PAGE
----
Using Nanotechnology to Detect, Clean Up and Prevent Environmental Pollution
Nanotechnology is being explored for its potential to provide new solutions to managing and cleaning up pollution in our air, water and land, and improving the performance of conventional technologies used in cleanup efforts.
The unique properties and characteristics of nanomaterials also lend themselves to being used to prevent pollution by reducing the release or emission of industrial hazardous waste and other pollutants.
Research is needed to develop pollution control technologies and determine the application of nanotechnology to reduce waste during manufacturing processes or to enhance manufacturing efficiencies so that pollution is prevented. For example, nanomaterials from natural bioproducts (such as plant extracts) may replace some petroleum-based materials, thus reducing the pollution that occurs in the production and disposal of these products.
EPA's nanotechnology research is playing a significant role in advancing the development and implementation of nanotechnologies to improve treatment, management and prevention of pollution.
Scientific questions being addressed in this area of research include:
- How can nanomaterials be applied in a sustainable manner for treatment and remediation of contaminants?
- How can nanomaterials be used to minimize waste through the substitution of less-toxic chemical components or through enhanced efficiencies in manufacturing?
Initial efforts are focused on key pollutants of concern to EPA that historically have been difficult to manage such as sources that emit low concentrations of air pollutants and hazardous materials in complex cleanup sites.
Research is also focused on learning more about which nanomaterials have enhanced catalytic properties, meaning they can be used to speed up or slow down the rate of a chemical reaction. These catalytic materials are being studied to determine their use in various environmental applications, including the reduction of air pollution.
Researchers are also:
Examining the potential of some inorganic nanoscale materials to remove metals and organic contaminants from air and water effluents generated as a result of manufacturing and power-generation operations.
Studying the use of nanoscale iron particles to remediate industrial waste contaminated with pesticides, PCBs, heavy metals, and chemicals such as arsenates, perchlorates, and nitrates.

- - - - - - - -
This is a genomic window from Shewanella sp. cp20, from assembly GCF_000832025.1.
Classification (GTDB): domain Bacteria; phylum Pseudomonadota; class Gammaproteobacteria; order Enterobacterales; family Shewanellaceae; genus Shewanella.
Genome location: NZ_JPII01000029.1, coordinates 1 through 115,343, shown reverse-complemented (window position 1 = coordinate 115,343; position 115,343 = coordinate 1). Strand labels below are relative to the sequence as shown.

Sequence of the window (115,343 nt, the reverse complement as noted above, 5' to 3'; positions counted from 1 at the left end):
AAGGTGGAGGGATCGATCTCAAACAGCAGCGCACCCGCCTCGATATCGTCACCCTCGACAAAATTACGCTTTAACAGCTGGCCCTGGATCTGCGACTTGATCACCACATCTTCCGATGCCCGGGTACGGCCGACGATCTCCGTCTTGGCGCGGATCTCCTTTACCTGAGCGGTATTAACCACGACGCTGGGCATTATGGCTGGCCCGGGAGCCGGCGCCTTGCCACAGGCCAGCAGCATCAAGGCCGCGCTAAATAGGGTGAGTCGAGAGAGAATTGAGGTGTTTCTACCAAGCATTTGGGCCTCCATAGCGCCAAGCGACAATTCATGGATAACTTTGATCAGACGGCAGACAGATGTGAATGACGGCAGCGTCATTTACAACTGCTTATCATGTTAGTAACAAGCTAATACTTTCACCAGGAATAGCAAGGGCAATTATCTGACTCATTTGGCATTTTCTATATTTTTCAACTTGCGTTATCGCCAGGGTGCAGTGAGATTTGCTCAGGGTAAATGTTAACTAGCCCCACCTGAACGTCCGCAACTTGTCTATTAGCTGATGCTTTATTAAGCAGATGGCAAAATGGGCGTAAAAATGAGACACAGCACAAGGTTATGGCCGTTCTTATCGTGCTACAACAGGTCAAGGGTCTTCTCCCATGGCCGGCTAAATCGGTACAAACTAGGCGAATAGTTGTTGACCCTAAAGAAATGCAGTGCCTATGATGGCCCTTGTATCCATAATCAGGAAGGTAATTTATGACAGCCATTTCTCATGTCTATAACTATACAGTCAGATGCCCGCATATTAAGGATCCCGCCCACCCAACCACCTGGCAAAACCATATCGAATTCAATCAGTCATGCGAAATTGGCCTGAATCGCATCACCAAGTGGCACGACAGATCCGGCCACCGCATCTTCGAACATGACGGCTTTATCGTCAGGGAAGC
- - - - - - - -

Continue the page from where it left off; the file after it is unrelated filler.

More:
Investigating the ability to physically and chemically tailor substances, surfaces, and pores at the nano-scale to improve selectivity and efficiency of membrane filtration, adsorption, and catalysis. The objective is to identify and evaluate innovative, high-performance or lower-cost alternatives for treating critical contaminants.
Developing nanoscale metallic solids or biopolymers for the destruction of organic contaminants or the extraction of inorganic contaminants from ground water and soil.
Application and Impact:
New methods, models, and tools are being generated by EPA’s nanotechnology research to remediate or prevent the amount of pollution that enters the environment.
A study using novel nanoparticles to improve efforts to clean up sites contaminated by polychlorinated biphenyls (PCBs) and similar compounds has shown promising results. Researchers synthesized activated carbon, traditionally used to absorb contaminants, with a nanoparticle iron/palladium bimetallic. This made the activated carbon not only more effective in trapping and isolating the PCBs in sediments but also degraded the contaminants to less harmful and biodegradable compounds.
The findings are leading to the development of innovative practices to develop caps or barriers to contain and degrade PCBs. In 2008, a paper describing the research, published in Environmental Science and Technology, received an award based on its impact.
A study also found emulsified nano iron particles can be injected into soil to treat groundwater contaminated by the dry cleaning solvent, tetrachloroethene (PCE) and its sister products.
Preliminary results indicate the nanomaterial is effective at absorbing contaminants and transforming them into nontoxic forms. The findings have implications for nanotechnology treatment of other contaminants in groundwater, although additional research will be needed.
Hyeok Choi, Shirish Agarwal, Souhail R. Al-Abed, Adsorption and simultaneous dechlorination of PCBs by GAC impregnated with ZVI/Pd bimetallic particles: Mechanistic aspects and reactive capping barrier concept, Environmental Science and Technology 43 (2009) 488-493.
Joe Williams (firstname.lastname@example.org), National Risk Management Research Laboratory, EPA's Office of Research and Development, 580-436-8608.